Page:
It felt fantastic to be on the road again. Somehow when I have my huge backpack strapped to my back, I just feel so…free. Free to experience new things, to go new places, to meet new people. Not tied down by anyone’s schedule but my own. It’s a very distinct feeling, and on that November 30th, after signing the final severance papers with my former Japanese employer, I felt it for the first time in probably half a year.
I also felt one other feeling that day.
I’d been running around trying to get so much done that before I knew it dinner time had come, and all I’d “eaten” since the evening before was a McFlurry. But I was on my way to Hakata, the Ramen capital of Japan, so I decided to tough it out for just a little bit longer. It was a quest for the perfect meal – a steaming hot bowl of Ichiran Ramen, prepared just the way I like it. I decided that I wouldn’t accept anything else. My own little Harold and Kumar Go To White Castle. Justin Goes To Ichiran.
Unfortunately this perfect meal made me miss my train to Miyazaki, so I was left with little choice but to wait for an overnight 特急 departing at 11pm. I posted up in Mc D’s and dreamt of a nice, cozy sleeper car. A sleeper car that never came. Instead, I seated myself on a vehicle exactly the same as any daytime express – right down to the regular “NEXT STOP” announcements. I probably slept a total of 2 hours – which was not good, considering I was up the entire previous night moving out of my apartment in Kyoto.
I didn’t arrive at the hotel in Miyazaki until 6:30am, at which point I went straight to the お風呂 for a quick bath, grabbed breakfast, and headed out to the field for some survey work.
One of the first pieces of professional advice Dean had to offer: “If Higashi-san gets fresh with you, just give him a bitch slap.”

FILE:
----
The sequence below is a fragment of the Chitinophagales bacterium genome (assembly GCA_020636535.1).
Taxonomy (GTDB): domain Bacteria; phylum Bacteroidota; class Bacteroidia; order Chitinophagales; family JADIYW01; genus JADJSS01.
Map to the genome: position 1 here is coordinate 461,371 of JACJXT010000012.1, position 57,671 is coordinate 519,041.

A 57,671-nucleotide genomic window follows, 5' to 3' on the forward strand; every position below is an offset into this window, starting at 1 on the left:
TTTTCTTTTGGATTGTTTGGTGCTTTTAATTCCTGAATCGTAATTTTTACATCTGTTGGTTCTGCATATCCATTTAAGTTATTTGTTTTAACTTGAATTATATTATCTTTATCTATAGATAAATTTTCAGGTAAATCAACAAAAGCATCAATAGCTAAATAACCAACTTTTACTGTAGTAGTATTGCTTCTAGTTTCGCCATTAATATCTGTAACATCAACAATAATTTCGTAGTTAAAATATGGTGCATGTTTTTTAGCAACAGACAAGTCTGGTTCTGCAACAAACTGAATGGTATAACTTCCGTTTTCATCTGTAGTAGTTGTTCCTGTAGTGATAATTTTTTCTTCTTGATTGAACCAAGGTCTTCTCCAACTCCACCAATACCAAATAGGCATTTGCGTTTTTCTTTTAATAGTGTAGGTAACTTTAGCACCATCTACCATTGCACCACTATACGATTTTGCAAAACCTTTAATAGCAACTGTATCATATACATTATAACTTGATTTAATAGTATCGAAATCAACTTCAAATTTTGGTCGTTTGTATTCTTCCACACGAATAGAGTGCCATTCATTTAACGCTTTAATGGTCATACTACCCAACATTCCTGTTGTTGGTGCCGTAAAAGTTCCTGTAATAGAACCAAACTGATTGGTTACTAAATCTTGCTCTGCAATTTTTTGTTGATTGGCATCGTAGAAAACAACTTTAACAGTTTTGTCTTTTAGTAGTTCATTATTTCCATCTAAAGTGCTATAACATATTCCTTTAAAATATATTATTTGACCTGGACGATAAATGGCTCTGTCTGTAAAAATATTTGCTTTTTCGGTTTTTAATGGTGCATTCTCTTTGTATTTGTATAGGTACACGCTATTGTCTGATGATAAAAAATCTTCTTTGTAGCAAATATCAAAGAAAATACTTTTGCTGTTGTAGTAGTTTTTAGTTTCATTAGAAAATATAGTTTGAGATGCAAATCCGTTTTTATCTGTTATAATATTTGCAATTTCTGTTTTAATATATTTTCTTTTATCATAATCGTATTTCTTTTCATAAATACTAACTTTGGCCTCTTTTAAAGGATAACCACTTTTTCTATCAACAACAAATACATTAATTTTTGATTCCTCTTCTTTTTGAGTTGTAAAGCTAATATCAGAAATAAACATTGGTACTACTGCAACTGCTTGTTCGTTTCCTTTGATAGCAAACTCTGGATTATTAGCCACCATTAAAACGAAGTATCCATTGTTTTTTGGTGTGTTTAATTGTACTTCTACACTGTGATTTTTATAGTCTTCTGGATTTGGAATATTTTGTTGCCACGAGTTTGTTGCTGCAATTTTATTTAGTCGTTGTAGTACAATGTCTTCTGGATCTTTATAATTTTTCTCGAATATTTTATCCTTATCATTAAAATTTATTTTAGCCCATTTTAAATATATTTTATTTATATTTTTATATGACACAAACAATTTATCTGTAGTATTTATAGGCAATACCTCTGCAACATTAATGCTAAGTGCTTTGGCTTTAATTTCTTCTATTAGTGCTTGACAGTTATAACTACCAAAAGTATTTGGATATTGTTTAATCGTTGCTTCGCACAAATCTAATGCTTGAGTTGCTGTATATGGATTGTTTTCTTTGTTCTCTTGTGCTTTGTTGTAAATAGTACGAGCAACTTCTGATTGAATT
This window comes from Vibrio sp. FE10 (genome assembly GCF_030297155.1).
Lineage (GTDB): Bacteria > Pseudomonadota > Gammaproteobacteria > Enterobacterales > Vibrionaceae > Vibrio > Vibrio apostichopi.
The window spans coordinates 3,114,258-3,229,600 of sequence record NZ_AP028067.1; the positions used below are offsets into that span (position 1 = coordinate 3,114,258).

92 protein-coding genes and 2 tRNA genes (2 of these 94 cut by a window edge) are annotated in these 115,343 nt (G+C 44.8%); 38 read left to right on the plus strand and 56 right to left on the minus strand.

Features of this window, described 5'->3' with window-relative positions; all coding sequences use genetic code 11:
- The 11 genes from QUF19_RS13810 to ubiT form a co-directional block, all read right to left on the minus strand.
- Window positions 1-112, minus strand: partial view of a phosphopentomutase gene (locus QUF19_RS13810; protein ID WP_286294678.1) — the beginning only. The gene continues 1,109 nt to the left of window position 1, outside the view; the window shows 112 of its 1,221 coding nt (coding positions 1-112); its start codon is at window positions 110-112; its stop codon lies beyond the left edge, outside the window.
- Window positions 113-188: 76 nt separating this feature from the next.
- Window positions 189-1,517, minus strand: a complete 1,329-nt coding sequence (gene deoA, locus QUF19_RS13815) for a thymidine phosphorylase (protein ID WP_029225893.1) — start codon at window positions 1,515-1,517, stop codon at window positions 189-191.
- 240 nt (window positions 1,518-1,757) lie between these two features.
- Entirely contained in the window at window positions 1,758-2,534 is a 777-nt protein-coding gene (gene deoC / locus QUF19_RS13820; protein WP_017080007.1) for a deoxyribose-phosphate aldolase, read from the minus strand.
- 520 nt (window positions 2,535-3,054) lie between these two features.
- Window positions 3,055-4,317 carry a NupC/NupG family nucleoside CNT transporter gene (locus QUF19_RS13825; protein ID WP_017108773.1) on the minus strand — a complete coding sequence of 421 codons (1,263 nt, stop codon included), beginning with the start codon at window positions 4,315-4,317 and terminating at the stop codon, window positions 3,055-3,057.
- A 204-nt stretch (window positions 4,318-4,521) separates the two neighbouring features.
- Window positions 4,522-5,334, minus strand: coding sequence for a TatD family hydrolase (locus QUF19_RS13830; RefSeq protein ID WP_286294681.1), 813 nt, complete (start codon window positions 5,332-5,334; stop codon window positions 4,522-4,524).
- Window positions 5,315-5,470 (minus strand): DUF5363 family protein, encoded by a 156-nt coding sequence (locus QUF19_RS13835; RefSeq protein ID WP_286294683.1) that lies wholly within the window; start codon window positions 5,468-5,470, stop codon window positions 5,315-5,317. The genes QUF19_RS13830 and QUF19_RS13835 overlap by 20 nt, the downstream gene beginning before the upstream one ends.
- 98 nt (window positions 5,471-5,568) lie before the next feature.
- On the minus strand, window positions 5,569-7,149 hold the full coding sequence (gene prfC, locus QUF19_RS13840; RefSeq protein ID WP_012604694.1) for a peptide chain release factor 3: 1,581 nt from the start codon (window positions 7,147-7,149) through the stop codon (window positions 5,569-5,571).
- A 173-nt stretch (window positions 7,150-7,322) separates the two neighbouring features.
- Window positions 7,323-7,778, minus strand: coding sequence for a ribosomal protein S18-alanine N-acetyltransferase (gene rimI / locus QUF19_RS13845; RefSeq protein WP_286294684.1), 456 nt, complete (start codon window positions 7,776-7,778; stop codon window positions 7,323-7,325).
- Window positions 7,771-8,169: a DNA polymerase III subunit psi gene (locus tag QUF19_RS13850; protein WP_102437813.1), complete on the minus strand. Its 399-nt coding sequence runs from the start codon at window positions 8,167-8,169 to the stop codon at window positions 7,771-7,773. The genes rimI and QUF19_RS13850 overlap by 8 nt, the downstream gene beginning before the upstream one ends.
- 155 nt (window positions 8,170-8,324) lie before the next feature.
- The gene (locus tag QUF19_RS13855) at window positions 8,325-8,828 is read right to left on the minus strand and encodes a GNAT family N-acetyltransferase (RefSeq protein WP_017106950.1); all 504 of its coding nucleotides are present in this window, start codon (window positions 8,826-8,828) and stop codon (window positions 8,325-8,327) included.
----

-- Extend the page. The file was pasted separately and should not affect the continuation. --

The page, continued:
Higashi-san is the curator of the museum at Saitobaru. He’s eaten with members of the Imperial Family. “BITCH SLAP” became his new favorite word of the trip.
Man, do I love working with Dean. After spending the last year dealing with the strict rules and bureaucracy of a Japanese company, a guy like that is just a godsend. The day’s work consisted of 4 hours in the sun pulling a radar over some suspected burial chambers while sharing a bit of friendly conversation. For this I received similar pay to what the Japanese company used to give me for a full day locked in an office with no freedom of schedule or fresh air. It was a day’s work with no one looking over my shoulder and yelling at me if I glance at my cellphone, no one counting how many minutes I spend in the bathroom, and no one coming over to call me into a meeting every three minutes. Hmm, improvement of lifestyle? I think so!
(It was also very generous of him to cover my travel expenses. When I went to San Francisco for GDC, all we got was 5,000 yen a day…barely $45…from which we had to pay for everything, right down to the taxi from the airport to the hotel. Thank you again, Dean!)
After work I rested in the Saitobaru museum’s staffroom while we waited for the radargram data to copy, then we headed to a quick bathouse, a Chinese dinner, and my first full night’s sleep in three days.
I woke up the next day feeling really sick. D’oh.
We got to the museum and started data processing, eventually picking up the laptop midway through and relocating to the nicest ryokan / onsen I’ve ever seen. I’m not usually big on the onsen culture, but this place felt like something right out of a samurai movie, was cheap, and just a wonderful feeling – a rotenburo right next to a river – and GREAT dinner.
Driving through Miyazaki really reminded me of how diverse Japan’s cities can feel. Miyazaki, unlike Kyoto, feels like a quiet, slow-paced, pleasant, wide-opened little corner of the country. It’s got big parking lots and big supermarkets that at one point actually reminded me of the US. As did the fact that it would be pretty much impossible to get around without cars – there are no super-developed train and subway networks down in Miyazaki. Even the bullet train only goes to the first major city on Kyushu, which is why it takes nearly 8 hours to get here from Kyoto, even if you ride the fastest trains available.
Then it was back to the hotel to rest.